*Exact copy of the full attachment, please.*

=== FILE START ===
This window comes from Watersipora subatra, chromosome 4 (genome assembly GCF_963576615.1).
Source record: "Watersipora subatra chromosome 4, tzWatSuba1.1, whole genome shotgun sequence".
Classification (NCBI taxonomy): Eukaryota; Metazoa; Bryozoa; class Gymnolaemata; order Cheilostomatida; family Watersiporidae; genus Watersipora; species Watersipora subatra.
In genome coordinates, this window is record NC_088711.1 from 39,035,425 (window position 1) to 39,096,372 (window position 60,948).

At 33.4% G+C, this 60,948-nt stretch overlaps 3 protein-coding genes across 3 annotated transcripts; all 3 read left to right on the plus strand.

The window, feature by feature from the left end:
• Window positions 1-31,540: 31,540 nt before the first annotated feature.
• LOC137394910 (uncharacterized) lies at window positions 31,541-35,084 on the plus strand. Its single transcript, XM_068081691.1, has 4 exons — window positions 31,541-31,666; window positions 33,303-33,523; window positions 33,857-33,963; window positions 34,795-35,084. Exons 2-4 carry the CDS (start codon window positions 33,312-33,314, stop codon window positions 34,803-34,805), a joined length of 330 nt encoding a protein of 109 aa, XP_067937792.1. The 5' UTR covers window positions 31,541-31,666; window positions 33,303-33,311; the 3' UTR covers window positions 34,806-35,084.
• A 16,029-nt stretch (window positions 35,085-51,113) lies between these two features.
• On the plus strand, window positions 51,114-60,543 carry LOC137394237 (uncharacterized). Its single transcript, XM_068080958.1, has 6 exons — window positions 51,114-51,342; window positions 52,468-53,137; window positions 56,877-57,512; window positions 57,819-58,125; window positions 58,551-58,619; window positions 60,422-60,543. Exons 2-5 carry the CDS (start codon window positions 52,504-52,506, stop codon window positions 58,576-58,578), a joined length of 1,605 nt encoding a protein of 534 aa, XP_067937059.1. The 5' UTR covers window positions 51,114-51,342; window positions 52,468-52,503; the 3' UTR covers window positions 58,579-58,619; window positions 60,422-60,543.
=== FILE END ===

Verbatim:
This window comes from Watersipora subatra, chromosome 4 (genome assembly GCF_963576615.1).
Source record: "Watersipora subatra chromosome 4, tzWatSuba1.1, whole genome shotgun sequence".
Classification (NCBI taxonomy): Eukaryota; Metazoa; Bryozoa; class Gymnolaemata; order Cheilostomatida; family Watersiporidae; genus Watersipora; species Watersipora subatra.
In genome coordinates, this window is record NC_088711.1 from 39,035,425 (window position 1) to 39,096,372 (window position 60,948).

At 33.4% G+C, this 60,948-nt stretch overlaps 3 protein-coding genes across 3 annotated transcripts; all 3 read left to right on the plus strand.

The window, feature by feature from the left end:
• Window positions 1-31,540: 31,540 nt before the first annotated feature.
• LOC137394910 (uncharacterized) lies at window positions 31,541-35,084 on the plus strand. Its single transcript, XM_068081691.1, has 4 exons — window positions 31,541-31,666; window positions 33,303-33,523; window positions 33,857-33,963; window positions 34,795-35,084. Exons 2-4 carry the CDS (start codon window positions 33,312-33,314, stop codon window positions 34,803-34,805), a joined length of 330 nt encoding a protein of 109 aa, XP_067937792.1. The 5' UTR covers window positions 31,541-31,666; window positions 33,303-33,311; the 3' UTR covers window positions 34,806-35,084.
• A 16,029-nt stretch (window positions 35,085-51,113) lies between these two features.
• On the plus strand, window positions 51,114-60,543 carry LOC137394237 (uncharacterized). Its single transcript, XM_068080958.1, has 6 exons — window positions 51,114-51,342; window positions 52,468-53,137; window positions 56,877-57,512; window positions 57,819-58,125; window positions 58,551-58,619; window positions 60,422-60,543. Exons 2-5 carry the CDS (start codon window positions 52,504-52,506, stop codon window positions 58,576-58,578), a joined length of 1,605 nt encoding a protein of 534 aa, XP_067937059.1. The 5' UTR covers window positions 51,114-51,342; window positions 52,468-52,503; the 3' UTR covers window positions 58,579-58,619; window positions 60,422-60,543.